Count Us In: NEADS Partners with Local Prisons to Train Assistance Dogs
Wednesday, October 17, 2012
The National Education for Assistance Dog Services (NEADS) based in West Boylston is partnering with correctional facilities to provide training for dogs to become partners for blind, deaf, or otherwise disabled persons.
As part of the Prison Pup Partnership, inmates at 13 correctional facilities volunteer to give their time and effort over a 12-18 month period to extensively train dogs to accomplish the tasks necessary to provide needed services to their eventual disabled partners.
"We can train more assistance dogs more quickly and provide more dogs to more people," says John Moon, Director of Programs and Communications for NEADS. "It has been a very successful program."
To put the demand for assistance dogs in perspective, NEADS typically has a waiting list of 80 to 85 potential clients.
A Vital Service
NEADS provides a vital service that helps a wide-range of persons with different disabilities from the hearing impaired, to those relegated to wheelchairs, to veterans who may have lost limbs in combat.
"Trained Assistance Dogs can warn the deaf of an emergency, for instance, if they hear an alarm or a baby crying. Some can pull socks or shoes off for those that may not be able to, or even open the fridge to grab a bottle of water for their partner," says Moon. “But perhaps the most important thing is the companionship the dogs provide their partner, giving the human partner peace of mind knowing there is someone by his side that can do what needs to get done. Dogs don't care if you have a disability."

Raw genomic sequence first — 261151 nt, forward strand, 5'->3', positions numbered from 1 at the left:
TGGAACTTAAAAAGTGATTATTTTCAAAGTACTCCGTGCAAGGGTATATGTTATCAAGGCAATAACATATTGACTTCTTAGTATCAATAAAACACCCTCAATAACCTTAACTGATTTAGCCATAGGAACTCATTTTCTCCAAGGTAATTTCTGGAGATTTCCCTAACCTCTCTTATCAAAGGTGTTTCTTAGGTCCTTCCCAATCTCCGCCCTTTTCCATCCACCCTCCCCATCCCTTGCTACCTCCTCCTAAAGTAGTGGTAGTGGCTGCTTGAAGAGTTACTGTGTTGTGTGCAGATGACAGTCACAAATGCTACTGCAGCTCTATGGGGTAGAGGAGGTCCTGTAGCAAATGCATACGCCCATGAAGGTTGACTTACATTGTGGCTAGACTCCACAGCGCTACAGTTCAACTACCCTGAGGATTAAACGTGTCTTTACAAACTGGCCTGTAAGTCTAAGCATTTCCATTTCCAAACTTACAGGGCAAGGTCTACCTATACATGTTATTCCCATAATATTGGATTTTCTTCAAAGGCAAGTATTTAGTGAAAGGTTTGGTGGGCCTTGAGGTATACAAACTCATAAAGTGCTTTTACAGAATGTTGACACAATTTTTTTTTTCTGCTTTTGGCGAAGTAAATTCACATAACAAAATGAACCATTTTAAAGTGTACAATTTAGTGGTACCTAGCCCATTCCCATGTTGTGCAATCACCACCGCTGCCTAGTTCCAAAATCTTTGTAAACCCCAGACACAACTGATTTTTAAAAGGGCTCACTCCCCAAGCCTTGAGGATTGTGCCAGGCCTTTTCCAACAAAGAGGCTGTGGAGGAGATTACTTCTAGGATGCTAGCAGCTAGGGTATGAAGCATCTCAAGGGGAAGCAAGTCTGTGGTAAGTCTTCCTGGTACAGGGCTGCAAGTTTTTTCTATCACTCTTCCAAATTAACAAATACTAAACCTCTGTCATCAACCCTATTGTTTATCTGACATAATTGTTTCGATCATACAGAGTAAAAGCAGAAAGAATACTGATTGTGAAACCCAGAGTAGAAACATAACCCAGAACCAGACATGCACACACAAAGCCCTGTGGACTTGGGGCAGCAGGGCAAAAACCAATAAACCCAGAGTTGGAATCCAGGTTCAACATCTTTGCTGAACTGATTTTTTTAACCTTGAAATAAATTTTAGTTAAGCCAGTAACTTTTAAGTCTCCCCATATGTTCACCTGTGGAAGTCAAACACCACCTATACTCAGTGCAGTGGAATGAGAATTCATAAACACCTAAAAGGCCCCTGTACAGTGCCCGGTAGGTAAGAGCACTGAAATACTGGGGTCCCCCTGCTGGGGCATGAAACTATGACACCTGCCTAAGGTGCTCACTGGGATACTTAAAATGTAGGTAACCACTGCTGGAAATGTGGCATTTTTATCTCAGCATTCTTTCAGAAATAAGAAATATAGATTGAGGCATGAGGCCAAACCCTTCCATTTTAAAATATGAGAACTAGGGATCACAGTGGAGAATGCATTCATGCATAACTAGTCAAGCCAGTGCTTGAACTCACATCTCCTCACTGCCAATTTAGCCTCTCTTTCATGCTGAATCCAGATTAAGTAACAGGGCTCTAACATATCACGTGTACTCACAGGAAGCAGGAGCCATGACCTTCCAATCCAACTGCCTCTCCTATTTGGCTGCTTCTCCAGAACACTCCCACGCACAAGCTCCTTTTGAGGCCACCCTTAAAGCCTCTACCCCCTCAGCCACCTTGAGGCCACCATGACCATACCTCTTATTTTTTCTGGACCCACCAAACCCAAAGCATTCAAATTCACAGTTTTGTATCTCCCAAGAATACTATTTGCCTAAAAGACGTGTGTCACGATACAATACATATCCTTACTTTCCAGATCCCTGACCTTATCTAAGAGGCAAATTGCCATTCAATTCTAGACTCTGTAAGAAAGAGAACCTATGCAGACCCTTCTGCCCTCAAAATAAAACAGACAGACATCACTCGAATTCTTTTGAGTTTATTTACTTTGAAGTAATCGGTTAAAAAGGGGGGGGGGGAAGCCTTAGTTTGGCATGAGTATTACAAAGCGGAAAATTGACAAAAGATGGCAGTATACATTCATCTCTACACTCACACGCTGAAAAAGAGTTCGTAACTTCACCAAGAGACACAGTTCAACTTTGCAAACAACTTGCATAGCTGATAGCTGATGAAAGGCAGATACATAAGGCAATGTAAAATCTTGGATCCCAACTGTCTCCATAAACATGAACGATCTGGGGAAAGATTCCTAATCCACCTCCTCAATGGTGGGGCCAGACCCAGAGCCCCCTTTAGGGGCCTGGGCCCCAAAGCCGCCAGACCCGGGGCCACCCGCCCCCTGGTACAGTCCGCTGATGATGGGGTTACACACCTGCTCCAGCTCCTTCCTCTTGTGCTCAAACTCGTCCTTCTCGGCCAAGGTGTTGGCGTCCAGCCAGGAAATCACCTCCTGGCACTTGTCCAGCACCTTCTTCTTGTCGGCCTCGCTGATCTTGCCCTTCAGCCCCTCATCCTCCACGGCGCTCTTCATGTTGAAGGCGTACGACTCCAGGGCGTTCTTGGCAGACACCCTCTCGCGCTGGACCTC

After going through an extensive background check and interview process, the selected inmates are trained by supervisors from NEADS on how to train and treat the puppy during their time together. The "handlers" selected are model prisoners with exceptional records. Back-up handlers are also chosen in case the primary handler has to drop out.
The dogs that graduate from the Prison Pup Partnership are typically trained at a higher level, and complete the training quicker than those puppies trained in foster homes. This is because the inmate handlers are able to devote more time and energy to the training.
The training mostly involves positive reinforcement and repetition, helping the dogs learn everyday tasks. Most importantly, the puppies learn to become exceptionally obedient. In addition, they learn to socialize with human beings. The puppy and prisoner spend most of their time together; they go to recreational areas, visit the dining hall, and go to classes.
A Win-Win Situation
The puppy lives and sleeps with the handler in his special room designed to fit the needs of the handler and the dog. Just as dogs don't care if a person is disabled, neither do they care if a person is an inmate.
"According to the guards, they see a level of humanity brought to the prison population that did not exist before,” says Moon. “The puppies have a calming influence, and they give the inmates a sense of responsibility and purpose.”
Diane Wiffin, the Director of Public Affairs for the Massachusetts Department of Corrections, agrees.
"It is a win-win situation for everyone involved in the Prison Pup Partnership,” says Wiffin. “Inmates learned to be responsible and concerned for others, skills that will serve them well upon release."
In addition, Wiffin notes, there may also be an important practical benefit in the program for the inmates.
"Upon release, the former inmate may be able to find jobs involving dog training."
There are usually 6 to 8, and sometimes as many as 12, puppies in every facility at a given time. 11 of 13 correctional facilities are part of the program are in Massachusetts.
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